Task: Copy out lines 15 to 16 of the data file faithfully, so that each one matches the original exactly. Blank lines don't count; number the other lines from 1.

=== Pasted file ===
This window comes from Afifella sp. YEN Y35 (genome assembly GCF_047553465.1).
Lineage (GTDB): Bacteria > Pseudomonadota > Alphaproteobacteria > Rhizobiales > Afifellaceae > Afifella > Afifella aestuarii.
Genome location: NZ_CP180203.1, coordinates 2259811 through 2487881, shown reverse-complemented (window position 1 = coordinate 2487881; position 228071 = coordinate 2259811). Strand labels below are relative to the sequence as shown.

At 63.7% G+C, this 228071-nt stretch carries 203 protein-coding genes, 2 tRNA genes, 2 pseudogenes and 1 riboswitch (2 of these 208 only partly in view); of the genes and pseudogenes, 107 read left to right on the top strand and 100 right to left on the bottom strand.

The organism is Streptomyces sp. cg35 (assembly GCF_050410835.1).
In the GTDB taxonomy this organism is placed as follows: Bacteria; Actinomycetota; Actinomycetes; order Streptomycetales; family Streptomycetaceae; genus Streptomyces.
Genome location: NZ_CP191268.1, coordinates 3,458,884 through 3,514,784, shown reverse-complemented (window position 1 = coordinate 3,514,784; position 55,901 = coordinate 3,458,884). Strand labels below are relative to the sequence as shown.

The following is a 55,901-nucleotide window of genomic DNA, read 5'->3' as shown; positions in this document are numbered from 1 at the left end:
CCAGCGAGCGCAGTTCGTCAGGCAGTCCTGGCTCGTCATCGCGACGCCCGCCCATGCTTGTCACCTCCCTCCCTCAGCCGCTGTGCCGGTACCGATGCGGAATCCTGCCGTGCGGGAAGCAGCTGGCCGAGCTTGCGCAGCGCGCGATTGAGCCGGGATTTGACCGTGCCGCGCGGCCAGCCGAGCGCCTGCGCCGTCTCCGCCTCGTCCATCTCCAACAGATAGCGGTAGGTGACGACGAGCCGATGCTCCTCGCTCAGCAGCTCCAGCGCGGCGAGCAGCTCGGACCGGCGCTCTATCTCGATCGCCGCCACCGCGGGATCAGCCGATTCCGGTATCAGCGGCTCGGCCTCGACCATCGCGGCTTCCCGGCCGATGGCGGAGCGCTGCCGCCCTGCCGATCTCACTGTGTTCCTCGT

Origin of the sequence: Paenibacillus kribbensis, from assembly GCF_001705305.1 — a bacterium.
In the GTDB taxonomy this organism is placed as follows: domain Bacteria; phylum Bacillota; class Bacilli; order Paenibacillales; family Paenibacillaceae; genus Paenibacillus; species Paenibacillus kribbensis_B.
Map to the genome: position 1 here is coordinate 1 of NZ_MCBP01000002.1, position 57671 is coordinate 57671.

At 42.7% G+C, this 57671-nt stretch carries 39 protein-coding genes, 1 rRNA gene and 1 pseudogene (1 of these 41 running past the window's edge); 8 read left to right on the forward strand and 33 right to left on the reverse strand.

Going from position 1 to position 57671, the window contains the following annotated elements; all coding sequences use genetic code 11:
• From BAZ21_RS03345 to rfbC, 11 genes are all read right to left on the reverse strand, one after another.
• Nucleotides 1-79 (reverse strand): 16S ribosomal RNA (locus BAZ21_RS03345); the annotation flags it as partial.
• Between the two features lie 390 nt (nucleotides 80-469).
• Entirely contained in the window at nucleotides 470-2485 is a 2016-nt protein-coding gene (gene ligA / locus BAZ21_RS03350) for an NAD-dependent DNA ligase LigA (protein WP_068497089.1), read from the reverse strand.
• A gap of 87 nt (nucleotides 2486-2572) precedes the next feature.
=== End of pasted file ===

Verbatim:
• From BAZ21_RS03345 to rfbC, 11 genes are all read right to left on the reverse strand, one after another.
• Nucleotides 1-79 (reverse strand): 16S ribosomal RNA (locus BAZ21_RS03345); the annotation flags it as partial.